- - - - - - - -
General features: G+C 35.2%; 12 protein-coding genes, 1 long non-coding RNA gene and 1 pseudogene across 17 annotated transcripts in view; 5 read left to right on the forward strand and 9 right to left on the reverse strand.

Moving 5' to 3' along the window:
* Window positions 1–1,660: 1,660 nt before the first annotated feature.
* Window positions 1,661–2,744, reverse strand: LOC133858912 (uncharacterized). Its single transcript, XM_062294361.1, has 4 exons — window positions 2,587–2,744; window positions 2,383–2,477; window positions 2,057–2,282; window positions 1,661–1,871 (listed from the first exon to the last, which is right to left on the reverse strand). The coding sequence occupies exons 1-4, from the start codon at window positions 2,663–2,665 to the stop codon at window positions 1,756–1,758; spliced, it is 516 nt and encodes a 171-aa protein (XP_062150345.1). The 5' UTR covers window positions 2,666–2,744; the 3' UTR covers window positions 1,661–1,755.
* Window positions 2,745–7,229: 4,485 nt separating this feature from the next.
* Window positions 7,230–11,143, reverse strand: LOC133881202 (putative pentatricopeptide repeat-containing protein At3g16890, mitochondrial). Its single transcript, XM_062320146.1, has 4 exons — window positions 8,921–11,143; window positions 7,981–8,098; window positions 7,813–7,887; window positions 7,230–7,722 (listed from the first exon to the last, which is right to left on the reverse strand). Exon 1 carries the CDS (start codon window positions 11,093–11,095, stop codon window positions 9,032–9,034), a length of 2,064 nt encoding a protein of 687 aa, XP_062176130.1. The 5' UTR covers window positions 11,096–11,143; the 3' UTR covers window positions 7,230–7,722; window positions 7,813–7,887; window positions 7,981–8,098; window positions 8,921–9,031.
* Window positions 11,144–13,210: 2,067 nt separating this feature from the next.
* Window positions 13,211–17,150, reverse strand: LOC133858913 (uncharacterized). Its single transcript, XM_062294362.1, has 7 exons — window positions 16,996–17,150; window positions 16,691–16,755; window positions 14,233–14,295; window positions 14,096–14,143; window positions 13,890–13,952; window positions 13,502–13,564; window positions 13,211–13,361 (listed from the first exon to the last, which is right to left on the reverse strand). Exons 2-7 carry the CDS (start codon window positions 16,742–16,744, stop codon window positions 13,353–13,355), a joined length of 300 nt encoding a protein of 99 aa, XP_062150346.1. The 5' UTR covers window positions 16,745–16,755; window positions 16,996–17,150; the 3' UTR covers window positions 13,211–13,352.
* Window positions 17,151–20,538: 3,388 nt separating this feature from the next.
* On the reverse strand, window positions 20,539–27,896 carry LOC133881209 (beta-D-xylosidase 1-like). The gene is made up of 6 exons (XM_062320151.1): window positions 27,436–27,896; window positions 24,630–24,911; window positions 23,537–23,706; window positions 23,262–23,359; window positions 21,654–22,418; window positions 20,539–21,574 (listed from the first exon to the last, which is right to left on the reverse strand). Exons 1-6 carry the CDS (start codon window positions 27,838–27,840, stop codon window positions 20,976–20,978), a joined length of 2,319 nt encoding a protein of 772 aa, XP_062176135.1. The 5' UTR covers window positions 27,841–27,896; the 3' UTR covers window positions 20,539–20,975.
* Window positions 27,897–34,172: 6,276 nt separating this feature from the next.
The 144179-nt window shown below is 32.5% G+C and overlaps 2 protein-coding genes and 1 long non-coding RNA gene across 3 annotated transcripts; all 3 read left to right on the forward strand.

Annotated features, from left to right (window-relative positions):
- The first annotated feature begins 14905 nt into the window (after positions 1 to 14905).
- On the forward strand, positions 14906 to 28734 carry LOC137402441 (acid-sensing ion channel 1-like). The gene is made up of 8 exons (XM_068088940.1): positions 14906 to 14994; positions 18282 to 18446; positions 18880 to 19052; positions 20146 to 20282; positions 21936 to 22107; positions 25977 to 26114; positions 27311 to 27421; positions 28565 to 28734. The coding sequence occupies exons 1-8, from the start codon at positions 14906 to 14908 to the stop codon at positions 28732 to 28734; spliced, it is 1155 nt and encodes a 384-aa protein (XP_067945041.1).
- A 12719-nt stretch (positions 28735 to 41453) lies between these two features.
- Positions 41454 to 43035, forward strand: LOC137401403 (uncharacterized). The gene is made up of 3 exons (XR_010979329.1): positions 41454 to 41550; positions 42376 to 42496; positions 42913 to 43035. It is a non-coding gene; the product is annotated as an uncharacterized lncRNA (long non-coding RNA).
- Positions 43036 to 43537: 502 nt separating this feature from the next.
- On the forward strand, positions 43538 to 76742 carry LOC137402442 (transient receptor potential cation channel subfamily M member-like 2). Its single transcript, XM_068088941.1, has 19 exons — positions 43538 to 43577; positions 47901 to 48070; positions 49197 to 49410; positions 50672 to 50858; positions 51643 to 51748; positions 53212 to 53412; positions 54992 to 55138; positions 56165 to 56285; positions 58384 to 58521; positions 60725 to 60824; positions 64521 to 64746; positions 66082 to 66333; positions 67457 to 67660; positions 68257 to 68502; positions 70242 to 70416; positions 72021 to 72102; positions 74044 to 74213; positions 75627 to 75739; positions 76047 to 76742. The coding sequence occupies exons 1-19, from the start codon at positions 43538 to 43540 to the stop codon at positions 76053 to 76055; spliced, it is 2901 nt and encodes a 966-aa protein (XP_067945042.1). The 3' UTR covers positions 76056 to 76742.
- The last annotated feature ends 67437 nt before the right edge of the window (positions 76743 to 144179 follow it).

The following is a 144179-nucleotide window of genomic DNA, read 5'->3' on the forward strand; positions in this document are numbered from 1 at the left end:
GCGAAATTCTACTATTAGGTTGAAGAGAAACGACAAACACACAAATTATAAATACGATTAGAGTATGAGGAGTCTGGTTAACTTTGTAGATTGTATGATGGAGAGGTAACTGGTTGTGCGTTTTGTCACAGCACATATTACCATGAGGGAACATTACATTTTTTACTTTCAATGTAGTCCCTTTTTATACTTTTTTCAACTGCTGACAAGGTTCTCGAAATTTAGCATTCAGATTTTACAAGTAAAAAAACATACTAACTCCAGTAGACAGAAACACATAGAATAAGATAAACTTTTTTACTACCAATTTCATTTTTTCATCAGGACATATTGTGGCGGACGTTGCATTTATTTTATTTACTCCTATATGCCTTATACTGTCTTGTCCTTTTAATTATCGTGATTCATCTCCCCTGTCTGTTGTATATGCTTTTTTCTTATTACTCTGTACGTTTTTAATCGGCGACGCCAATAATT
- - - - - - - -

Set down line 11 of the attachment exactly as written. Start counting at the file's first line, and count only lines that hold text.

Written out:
* Window positions 27,897–34,172: 6,276 nt separating this feature from the next.